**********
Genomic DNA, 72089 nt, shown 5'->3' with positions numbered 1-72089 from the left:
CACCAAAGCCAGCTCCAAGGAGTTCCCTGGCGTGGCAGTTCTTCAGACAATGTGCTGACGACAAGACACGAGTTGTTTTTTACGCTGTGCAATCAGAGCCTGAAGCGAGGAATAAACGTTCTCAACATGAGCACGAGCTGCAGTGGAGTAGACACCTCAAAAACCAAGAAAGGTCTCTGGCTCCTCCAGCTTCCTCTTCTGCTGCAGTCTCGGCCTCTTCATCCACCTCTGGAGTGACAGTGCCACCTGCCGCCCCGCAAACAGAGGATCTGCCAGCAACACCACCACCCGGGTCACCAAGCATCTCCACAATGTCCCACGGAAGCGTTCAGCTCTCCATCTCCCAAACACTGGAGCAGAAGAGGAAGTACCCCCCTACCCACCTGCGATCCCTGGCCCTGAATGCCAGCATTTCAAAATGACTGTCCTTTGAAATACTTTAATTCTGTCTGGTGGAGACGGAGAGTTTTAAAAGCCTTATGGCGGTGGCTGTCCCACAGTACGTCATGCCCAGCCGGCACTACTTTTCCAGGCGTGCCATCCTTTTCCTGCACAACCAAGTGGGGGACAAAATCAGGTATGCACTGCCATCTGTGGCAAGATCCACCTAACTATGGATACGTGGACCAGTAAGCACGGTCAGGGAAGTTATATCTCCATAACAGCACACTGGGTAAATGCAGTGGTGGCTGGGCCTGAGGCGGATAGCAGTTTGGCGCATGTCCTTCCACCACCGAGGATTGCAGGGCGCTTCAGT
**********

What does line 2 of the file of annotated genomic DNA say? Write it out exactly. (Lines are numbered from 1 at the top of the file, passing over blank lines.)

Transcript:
CACCAAAGCCAGCTCCAAGGAGTTCCCTGGCGTGGCAGTTCTTCAGACAATGTGCTGACGACAAGACACGAGTTGTTTTTTACGCTGTGCAATCAGAGCCTGAAGCGAGGAATAAACGTTCTCAACATGAGCACGAGCTGCAGTGGAGTAGACACCTCAAAAACCAAGAAAGGTCTCTGGCTCCTCCAGCTTCCTCTTCTGCTGCAGTCTCGGCCTCTTCATCCACCTCTGGAGTGACAGTGCCACCTGCCGCCCCGCAAACAGAGGATCTGCCAGCAACACCACCACCCGGGTCACCAAGCATCTCCACAATGTCCCACGGAAGCGTTCAGCTCTCCATCTCCCAAACACTGGAGCAGAAGAGGAAGTACCCCCCTACCCACCTGCGATCCCTGGCCCTGAATGCCAGCATTTCAAAATGACTGTCCTTTGAAATACTTTAATTCTGTCTGGTGGAGACGGAGAGTTTTAAAAGCCTTATGGCGGTGGCTGTCCCACAGTACGTCATGCCCAGCCGGCACTACTTTTCCAGGCGTGCCATCCTTTTCCTGCACAACCAAGTGGGGGACAAAATCAGGTATGCACTGCCATCTGTGGCAAGATCCACCTAACTATGGATACGTGGACCAGTAAGCACGGTCAGGGAAGTTATATCTCCATAACAGCACACTGGGTAAATGCAGTGGTGGCTGGGCCTGAGGCGGATAGCAGTTTGGCGCATGTCCTTCCACCACCGAGGATTGCAGGGCGCTTCAGT